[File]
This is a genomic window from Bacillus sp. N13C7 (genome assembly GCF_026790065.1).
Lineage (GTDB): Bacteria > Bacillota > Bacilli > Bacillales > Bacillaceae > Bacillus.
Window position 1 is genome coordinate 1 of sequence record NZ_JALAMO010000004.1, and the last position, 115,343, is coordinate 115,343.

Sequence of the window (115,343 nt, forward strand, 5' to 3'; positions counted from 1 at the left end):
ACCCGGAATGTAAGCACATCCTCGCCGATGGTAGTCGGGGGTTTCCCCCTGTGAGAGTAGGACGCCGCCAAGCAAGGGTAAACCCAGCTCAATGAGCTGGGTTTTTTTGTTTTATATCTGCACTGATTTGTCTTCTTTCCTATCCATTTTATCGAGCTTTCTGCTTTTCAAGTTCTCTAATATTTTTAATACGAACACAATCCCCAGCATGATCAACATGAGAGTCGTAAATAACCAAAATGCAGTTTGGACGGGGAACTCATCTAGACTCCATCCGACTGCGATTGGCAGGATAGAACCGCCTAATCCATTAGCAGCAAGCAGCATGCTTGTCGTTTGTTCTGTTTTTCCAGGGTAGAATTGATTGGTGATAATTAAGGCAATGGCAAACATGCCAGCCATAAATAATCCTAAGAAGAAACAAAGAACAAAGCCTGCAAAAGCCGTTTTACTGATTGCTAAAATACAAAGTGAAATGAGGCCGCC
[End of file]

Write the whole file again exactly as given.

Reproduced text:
This is a genomic window from Bacillus sp. N13C7 (genome assembly GCF_026790065.1).
Lineage (GTDB): Bacteria > Bacillota > Bacilli > Bacillales > Bacillaceae > Bacillus.
Window position 1 is genome coordinate 1 of sequence record NZ_JALAMO010000004.1, and the last position, 115,343, is coordinate 115,343.

Sequence of the window (115,343 nt, forward strand, 5' to 3'; positions counted from 1 at the left end):
ACCCGGAATGTAAGCACATCCTCGCCGATGGTAGTCGGGGGTTTCCCCCTGTGAGAGTAGGACGCCGCCAAGCAAGGGTAAACCCAGCTCAATGAGCTGGGTTTTTTTGTTTTATATCTGCACTGATTTGTCTTCTTTCCTATCCATTTTATCGAGCTTTCTGCTTTTCAAGTTCTCTAATATTTTTAATACGAACACAATCCCCAGCATGATCAACATGAGAGTCGTAAATAACCAAAATGCAGTTTGGACGGGGAACTCATCTAGACTCCATCCGACTGCGATTGGCAGGATAGAACCGCCTAATCCATTAGCAGCAAGCAGCATGCTTGTCGTTTGTTCTGTTTTTCCAGGGTAGAATTGATTGGTGATAATTAAGGCAATGGCAAACATGCCAGCCATAAATAATCCTAAGAAGAAACAAAGAACAAAGCCTGCAAAAGCCGTTTTACTGATTGCTAAAATACAAAGTGAAATGAGGCCGCC